Please Note: This Article is 4 years old. This increases the likelihood that some or all of it's content is now outdated.

The ‘Right-to-Rent’ checks are currently being trialled in the West Midlands and the Government is committed to roll the immigration checks scheme nationally, but exactly how and when this will be done is as yet undecided.

That’s according to the National Landlords’ Association (NLA) after their meeting with Immigration Minister, James Brokenshire MP. They were told that “the national implementation will be informed by the evaluation project underway and due to report from July 2015. Consequently no decision has been made about the way in which the areas effected will be broadened.”

According to Mr Brokenshire the scheme may be implemented in a phased manner, i.e. area by area, and there is the possibility that not all nations of the Union will be covered.

The NLA say that: “However the roll-out is managed, the task is a mammoth one. To date the first phase, concentrating on only a handful of local authority areas in the West Midlands, has generated 911 calls to the Home Office, 114 checking requests for checks in cases where tenants were unable to verify their right to rent, 36,000 visits to the guidance webpages and 75 referrals. Subsequently, 4 payment notices have been issued to landlords or agents and 1 payment has been made.”

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It will “require significant investment on the part of local and national government. Crucially it will also require legal changes to enable landlords to work within the law.”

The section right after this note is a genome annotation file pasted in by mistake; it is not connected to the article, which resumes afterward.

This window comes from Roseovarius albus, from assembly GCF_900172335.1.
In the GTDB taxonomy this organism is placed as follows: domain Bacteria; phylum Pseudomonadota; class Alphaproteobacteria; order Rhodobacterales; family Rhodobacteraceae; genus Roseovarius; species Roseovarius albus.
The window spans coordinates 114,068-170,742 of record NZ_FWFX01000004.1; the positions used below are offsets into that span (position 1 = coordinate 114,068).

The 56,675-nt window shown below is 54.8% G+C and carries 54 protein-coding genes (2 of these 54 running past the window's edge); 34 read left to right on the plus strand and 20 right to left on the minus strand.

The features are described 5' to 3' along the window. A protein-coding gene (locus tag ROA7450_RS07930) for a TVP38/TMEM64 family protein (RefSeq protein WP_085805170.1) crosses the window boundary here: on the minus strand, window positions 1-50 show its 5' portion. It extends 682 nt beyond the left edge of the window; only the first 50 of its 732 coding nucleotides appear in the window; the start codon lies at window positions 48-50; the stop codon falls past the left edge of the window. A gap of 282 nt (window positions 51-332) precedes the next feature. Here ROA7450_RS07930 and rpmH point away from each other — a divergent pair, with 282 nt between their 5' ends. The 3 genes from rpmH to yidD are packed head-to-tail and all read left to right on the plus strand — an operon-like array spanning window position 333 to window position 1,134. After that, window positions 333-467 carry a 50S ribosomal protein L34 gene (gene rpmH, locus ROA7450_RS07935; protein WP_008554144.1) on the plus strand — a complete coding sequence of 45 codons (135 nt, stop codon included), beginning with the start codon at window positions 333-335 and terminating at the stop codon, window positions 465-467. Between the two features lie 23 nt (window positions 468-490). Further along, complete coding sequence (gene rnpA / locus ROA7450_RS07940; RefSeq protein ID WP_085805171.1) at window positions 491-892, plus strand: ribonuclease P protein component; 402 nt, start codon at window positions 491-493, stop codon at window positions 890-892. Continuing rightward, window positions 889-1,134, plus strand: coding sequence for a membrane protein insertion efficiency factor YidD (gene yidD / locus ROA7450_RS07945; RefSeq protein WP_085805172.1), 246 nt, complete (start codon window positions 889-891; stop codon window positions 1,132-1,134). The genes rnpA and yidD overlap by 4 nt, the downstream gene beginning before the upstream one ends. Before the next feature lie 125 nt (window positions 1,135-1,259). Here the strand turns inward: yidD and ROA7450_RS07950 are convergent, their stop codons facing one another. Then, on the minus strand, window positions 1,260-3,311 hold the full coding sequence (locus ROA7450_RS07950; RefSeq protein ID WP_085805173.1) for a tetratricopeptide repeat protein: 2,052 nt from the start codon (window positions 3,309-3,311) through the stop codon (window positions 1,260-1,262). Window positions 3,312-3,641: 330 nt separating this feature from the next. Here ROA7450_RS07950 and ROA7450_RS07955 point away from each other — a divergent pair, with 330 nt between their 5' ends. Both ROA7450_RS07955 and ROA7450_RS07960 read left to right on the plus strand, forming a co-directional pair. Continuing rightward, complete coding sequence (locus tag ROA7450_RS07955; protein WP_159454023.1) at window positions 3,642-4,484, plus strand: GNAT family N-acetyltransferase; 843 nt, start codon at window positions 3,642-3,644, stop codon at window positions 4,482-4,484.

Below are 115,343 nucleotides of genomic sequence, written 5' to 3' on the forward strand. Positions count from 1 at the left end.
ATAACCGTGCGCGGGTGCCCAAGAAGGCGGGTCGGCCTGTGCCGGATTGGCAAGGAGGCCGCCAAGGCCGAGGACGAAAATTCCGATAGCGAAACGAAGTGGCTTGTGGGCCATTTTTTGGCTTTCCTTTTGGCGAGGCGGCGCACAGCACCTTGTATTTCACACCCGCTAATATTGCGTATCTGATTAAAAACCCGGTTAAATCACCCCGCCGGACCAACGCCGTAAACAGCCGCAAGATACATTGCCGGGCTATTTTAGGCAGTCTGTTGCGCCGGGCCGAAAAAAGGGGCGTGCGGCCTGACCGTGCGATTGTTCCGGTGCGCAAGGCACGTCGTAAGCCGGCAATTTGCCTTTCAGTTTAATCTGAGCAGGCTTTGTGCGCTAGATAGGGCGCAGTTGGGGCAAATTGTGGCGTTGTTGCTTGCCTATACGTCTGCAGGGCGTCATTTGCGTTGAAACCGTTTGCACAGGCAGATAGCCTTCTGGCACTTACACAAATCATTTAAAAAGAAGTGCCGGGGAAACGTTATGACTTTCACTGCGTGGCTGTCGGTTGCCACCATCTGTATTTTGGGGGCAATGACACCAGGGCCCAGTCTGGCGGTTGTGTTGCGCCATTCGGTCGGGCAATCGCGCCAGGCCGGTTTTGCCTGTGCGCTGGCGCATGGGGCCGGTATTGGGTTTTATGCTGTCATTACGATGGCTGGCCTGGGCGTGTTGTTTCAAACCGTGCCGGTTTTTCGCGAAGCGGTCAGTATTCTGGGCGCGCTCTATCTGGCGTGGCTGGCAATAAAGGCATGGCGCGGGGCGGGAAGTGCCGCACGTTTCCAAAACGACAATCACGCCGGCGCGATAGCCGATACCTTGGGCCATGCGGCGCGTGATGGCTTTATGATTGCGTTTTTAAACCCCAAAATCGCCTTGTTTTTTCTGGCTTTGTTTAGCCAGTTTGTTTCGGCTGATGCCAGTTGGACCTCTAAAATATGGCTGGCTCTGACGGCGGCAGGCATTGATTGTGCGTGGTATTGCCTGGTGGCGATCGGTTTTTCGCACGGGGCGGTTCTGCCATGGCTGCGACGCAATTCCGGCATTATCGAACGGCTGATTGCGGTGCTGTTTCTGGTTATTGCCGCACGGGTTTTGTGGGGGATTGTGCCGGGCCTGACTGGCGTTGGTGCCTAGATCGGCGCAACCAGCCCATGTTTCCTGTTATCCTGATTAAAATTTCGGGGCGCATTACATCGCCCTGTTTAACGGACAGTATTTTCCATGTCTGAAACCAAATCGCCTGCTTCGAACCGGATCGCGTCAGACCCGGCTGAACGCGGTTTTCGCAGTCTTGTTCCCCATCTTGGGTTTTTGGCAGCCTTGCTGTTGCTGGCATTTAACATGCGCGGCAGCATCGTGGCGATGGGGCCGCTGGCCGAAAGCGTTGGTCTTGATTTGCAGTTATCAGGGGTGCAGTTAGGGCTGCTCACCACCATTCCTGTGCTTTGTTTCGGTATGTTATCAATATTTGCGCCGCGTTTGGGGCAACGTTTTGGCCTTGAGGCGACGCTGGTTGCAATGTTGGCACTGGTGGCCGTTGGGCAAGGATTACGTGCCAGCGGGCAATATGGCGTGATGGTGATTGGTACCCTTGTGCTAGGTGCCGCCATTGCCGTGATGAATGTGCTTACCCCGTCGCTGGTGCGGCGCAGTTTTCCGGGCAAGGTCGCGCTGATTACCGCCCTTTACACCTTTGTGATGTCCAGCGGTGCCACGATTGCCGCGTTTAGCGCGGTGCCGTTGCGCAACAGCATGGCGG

Another important aspect which goes along with the scheme will be the need for a faster and legal way to end a tenancy when it is found that residents do not have the right to rent in the UK.

The NLA say that as a result of negotiations the Home Office and Department for Communities and Local Government “have agreed that landlords need a faster and more certain means of ending tenancies where their tenants do not have the right to rent.”

To meet this need, the NLA say, “it looks likely that a new possession ground will be introduced in the near future – the NLA is working with both departments to ensure this happens quickly and is designed to benefit landlords.”

The NLA say they are working with the Home Office draft new guidance “to support landlords who find themselves faced with tenants not-permitted to rent in the UK.”

A further meeting is scheduled with the minister and officials again in July and the NLA will keep landlords up to date with any new developments.

Please Note: This Article is 4 years old. This increases the likelihood that some or all of it's content is now outdated.

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